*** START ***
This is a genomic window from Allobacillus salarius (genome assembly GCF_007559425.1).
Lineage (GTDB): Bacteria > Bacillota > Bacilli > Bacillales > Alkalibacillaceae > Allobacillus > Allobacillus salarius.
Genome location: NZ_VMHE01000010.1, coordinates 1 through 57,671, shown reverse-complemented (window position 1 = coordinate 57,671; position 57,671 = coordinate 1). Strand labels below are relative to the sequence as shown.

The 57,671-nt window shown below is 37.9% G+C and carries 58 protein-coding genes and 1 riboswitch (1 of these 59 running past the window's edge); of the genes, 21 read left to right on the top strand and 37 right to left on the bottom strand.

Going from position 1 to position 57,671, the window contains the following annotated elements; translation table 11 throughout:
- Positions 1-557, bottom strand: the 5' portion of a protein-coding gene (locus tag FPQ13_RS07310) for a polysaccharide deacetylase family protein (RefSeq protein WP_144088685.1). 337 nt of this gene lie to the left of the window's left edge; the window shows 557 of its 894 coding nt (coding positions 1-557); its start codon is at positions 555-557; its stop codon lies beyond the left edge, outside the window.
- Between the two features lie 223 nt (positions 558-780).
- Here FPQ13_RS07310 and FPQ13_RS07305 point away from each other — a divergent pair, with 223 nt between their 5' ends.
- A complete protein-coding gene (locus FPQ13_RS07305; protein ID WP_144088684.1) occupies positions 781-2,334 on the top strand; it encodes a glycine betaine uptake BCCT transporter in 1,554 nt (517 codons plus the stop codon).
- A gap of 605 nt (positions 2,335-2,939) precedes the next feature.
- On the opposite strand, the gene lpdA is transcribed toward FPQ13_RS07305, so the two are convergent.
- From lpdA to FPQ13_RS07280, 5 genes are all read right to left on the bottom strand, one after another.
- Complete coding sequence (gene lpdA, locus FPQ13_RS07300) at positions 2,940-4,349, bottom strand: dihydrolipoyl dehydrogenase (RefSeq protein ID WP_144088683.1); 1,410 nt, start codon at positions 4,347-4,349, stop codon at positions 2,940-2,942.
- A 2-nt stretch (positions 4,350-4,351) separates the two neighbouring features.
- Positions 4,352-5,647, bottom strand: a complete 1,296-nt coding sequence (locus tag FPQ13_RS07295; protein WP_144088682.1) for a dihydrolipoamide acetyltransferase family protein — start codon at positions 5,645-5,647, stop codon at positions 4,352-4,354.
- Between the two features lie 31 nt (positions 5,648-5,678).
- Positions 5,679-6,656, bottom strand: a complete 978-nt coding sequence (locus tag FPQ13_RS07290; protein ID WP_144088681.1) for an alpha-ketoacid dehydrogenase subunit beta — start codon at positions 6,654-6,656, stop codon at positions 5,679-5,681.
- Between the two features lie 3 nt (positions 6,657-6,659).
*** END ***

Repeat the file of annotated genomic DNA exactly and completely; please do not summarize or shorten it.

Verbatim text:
This is a genomic window from Allobacillus salarius (genome assembly GCF_007559425.1).
Lineage (GTDB): Bacteria > Bacillota > Bacilli > Bacillales > Alkalibacillaceae > Allobacillus > Allobacillus salarius.
Genome location: NZ_VMHE01000010.1, coordinates 1 through 57,671, shown reverse-complemented (window position 1 = coordinate 57,671; position 57,671 = coordinate 1). Strand labels below are relative to the sequence as shown.

The 57,671-nt window shown below is 37.9% G+C and carries 58 protein-coding genes and 1 riboswitch (1 of these 59 running past the window's edge); of the genes, 21 read left to right on the top strand and 37 right to left on the bottom strand.

Going from position 1 to position 57,671, the window contains the following annotated elements; translation table 11 throughout:
- Positions 1-557, bottom strand: the 5' portion of a protein-coding gene (locus tag FPQ13_RS07310) for a polysaccharide deacetylase family protein (RefSeq protein WP_144088685.1). 337 nt of this gene lie to the left of the window's left edge; the window shows 557 of its 894 coding nt (coding positions 1-557); its start codon is at positions 555-557; its stop codon lies beyond the left edge, outside the window.
- Between the two features lie 223 nt (positions 558-780).
- Here FPQ13_RS07310 and FPQ13_RS07305 point away from each other — a divergent pair, with 223 nt between their 5' ends.
- A complete protein-coding gene (locus FPQ13_RS07305; protein ID WP_144088684.1) occupies positions 781-2,334 on the top strand; it encodes a glycine betaine uptake BCCT transporter in 1,554 nt (517 codons plus the stop codon).
- A gap of 605 nt (positions 2,335-2,939) precedes the next feature.
- On the opposite strand, the gene lpdA is transcribed toward FPQ13_RS07305, so the two are convergent.
- From lpdA to FPQ13_RS07280, 5 genes are all read right to left on the bottom strand, one after another.
- Complete coding sequence (gene lpdA, locus FPQ13_RS07300) at positions 2,940-4,349, bottom strand: dihydrolipoyl dehydrogenase (RefSeq protein ID WP_144088683.1); 1,410 nt, start codon at positions 4,347-4,349, stop codon at positions 2,940-2,942.
- A 2-nt stretch (positions 4,350-4,351) separates the two neighbouring features.
- Positions 4,352-5,647, bottom strand: a complete 1,296-nt coding sequence (locus tag FPQ13_RS07295; protein WP_144088682.1) for a dihydrolipoamide acetyltransferase family protein — start codon at positions 5,645-5,647, stop codon at positions 4,352-4,354.
- Between the two features lie 31 nt (positions 5,648-5,678).
- Positions 5,679-6,656, bottom strand: a complete 978-nt coding sequence (locus tag FPQ13_RS07290; protein ID WP_144088681.1) for an alpha-ketoacid dehydrogenase subunit beta — start codon at positions 6,654-6,656, stop codon at positions 5,679-5,681.
- Between the two features lie 3 nt (positions 6,657-6,659).